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How to Predict Your TOEFL Score: Writing

So far, we’ve covered how to predict your TOEFL score for Reading, Listening, and Speaking. Today: the math for TOEFL Writing score predictions.
predict TOEFL writing score

How to predict your TOEFL score for Writing: A Step-by-Step Guide

Step 1: Get your TOEFL Writing responses scored

One tricky aspect of predicting your TOEFL score for Writing is getting your practice TOEFL Writing Tasks scored. You can’t just count up the number of right and wrong answers like you would in TOEFL Reading and Listening practice. Instead, you need to get your responses scored with the same rubrics that ETS uses.

The official TOEFL Writing rubrics are publicly available on the ETS website. To predict your TOEFL Writing Score, your could carefully go through these rubrics, using them to estimate the scores on your own practice essays.

Self-scoring is pretty difficult though, and not necessarily reliable. You may not be able to judge your own writing with accuracy. So you should probably try to get feedback and unofficial TOEFL Writing scores from others.

One solution is to subscribe to Magoosh TOEFL. With a premium-level subscription, you can submit TOEFL essays to us for feedback and scoring. But if you aren’t ready to subscribe (or even try a free one week trial) just yet, Magoosh can still help! Our blog has plenty of advice on how to get TOEFL Writing Feedback. Here are some articles that can help you get the unofficial scoring you need for this first step in predicting your TOEFL score for writing.

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Step 2: Average the scores of both tasks

TOEFL Writing has 2 tasks. These tasks have the same point weight; each task represents 50% of your TOEFL Writing score. If you average your practice scores for both tasks, you’ll have a score for the whole TOEFL Writing Section.

Let’s imagine that on a TOEFL practice Writing Section, you got a score of 3.5 for the Integrated Writing Task, and a 4.5 for the Independent Writing Task. To get your average for the whole section, add these two scores together and divide by two. 3.5 + 4.5 = 8. 8/2 = 4. So your average Task score for this practice Writing section would be 4.

Step 3: Convert your average task scores into percentage scores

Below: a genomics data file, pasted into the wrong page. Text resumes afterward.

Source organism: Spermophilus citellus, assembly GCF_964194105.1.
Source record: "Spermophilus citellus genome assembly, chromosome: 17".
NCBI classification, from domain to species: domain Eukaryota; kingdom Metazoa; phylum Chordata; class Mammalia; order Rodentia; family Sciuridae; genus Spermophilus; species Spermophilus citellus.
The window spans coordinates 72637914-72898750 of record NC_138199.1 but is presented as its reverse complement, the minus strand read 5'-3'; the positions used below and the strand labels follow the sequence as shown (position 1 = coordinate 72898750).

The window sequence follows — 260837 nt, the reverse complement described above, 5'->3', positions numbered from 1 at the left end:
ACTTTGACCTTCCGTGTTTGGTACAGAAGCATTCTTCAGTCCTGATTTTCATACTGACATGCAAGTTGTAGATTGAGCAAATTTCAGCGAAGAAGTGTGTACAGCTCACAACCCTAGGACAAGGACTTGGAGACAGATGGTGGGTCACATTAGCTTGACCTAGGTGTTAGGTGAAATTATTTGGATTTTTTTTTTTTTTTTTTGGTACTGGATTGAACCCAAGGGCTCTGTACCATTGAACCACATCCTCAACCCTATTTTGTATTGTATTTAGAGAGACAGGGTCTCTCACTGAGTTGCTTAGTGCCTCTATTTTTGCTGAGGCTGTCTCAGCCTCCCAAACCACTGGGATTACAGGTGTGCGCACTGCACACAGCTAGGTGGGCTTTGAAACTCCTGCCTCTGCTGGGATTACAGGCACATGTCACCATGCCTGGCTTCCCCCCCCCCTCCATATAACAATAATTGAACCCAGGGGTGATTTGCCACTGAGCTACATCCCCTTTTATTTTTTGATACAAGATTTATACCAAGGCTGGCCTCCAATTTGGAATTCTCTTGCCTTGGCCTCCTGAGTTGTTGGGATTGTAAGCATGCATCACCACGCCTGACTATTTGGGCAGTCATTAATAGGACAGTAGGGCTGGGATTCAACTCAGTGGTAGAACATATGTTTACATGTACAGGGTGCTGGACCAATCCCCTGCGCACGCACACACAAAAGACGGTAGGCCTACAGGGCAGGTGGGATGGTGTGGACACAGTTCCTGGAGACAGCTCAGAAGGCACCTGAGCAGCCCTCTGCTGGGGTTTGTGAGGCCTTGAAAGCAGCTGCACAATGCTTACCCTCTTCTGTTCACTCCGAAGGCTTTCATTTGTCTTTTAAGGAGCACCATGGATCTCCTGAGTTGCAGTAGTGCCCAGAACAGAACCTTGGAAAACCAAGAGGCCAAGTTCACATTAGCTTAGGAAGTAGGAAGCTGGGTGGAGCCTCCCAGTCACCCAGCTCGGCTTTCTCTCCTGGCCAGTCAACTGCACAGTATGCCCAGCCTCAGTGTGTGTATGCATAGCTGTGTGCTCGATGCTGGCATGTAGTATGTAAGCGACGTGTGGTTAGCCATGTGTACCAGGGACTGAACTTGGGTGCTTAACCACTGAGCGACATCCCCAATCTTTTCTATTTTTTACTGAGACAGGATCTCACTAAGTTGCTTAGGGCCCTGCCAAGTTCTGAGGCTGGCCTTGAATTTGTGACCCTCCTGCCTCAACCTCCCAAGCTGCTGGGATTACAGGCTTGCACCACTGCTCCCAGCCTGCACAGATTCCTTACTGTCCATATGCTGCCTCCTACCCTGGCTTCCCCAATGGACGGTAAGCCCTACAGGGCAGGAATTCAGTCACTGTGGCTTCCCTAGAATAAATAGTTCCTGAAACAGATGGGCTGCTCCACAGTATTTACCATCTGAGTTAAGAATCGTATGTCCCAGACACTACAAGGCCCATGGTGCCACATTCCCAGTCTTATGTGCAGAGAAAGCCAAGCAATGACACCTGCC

Next, you need to turn your average Writing task score into a percentage score for your practice Writing section.

To do this, divide your average task score by the maximum possible task score. For a TOEFL Writing Task, the maximum number of points is 5. The above-mentioned Writing Task average is 4, which gives us 4/5, or  0.8 — and 80% section score.

Step 4: Convert your percentage scores into scaled TOEFL scores

Just like all the other TOEFL sections, TOEFL Writing is scored on a scale of 0-30 . To figure out where your practice Writing Section lies on that scale, apply your percentage score to the number 30. In the Writing Section scores above, 80% of 30 = 0.8*30 = 24. Thus, you can predict a TOEFL Writing Score of 24 based on the practice performance described in this blog post.

Other factors

In statistics, a prediction is only valid if it’s based on repeated samples and experiments. This means you should complete and score multiple TOEFL Writing Sections, not just one. Take the scores of several practice sessions and average them together. This multiple-section average will be the most accurate predictor of the real TOEFL Writing Score you might get on test day.

And remember, all TOEFL scores are norm-referenced. Your raw score on the exam may be adjusted by a few points. Still, the prediction methods I’ve described above should help you get pretty good idea of the TOEFL Writing Score you’ll get.

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2 Responses to How to Predict Your TOEFL Score: Writing

  1. Leena August 20, 2016 at 11:24 am #

    My daughter is a us citizen by birth. She has completed her schooling in India and is a resident of India for last fifteen years.She will be giving SAT in October 2016 . Is it necessary for her to give TOEFL too?

    • David Recine
      David Recine August 22, 2016 at 10:16 am #

      Great question. Your daughter is in a very interesting situation. Long story short, most universities won’t ask her to take the TOEFL. But a few universities– especially more competitive top schools– might ask her for a TOEFL score. We’ve actually covered this kind of scenario in a few other posts on the blog. For more information, see our post on TOEFL for US Green Card holders— the rules outlined in the post also apply to full citizens like your daughter. It can also make a difference if your daughter’s Indian education was taught in English. See our article on TOEFL exempt countries for more info on that.

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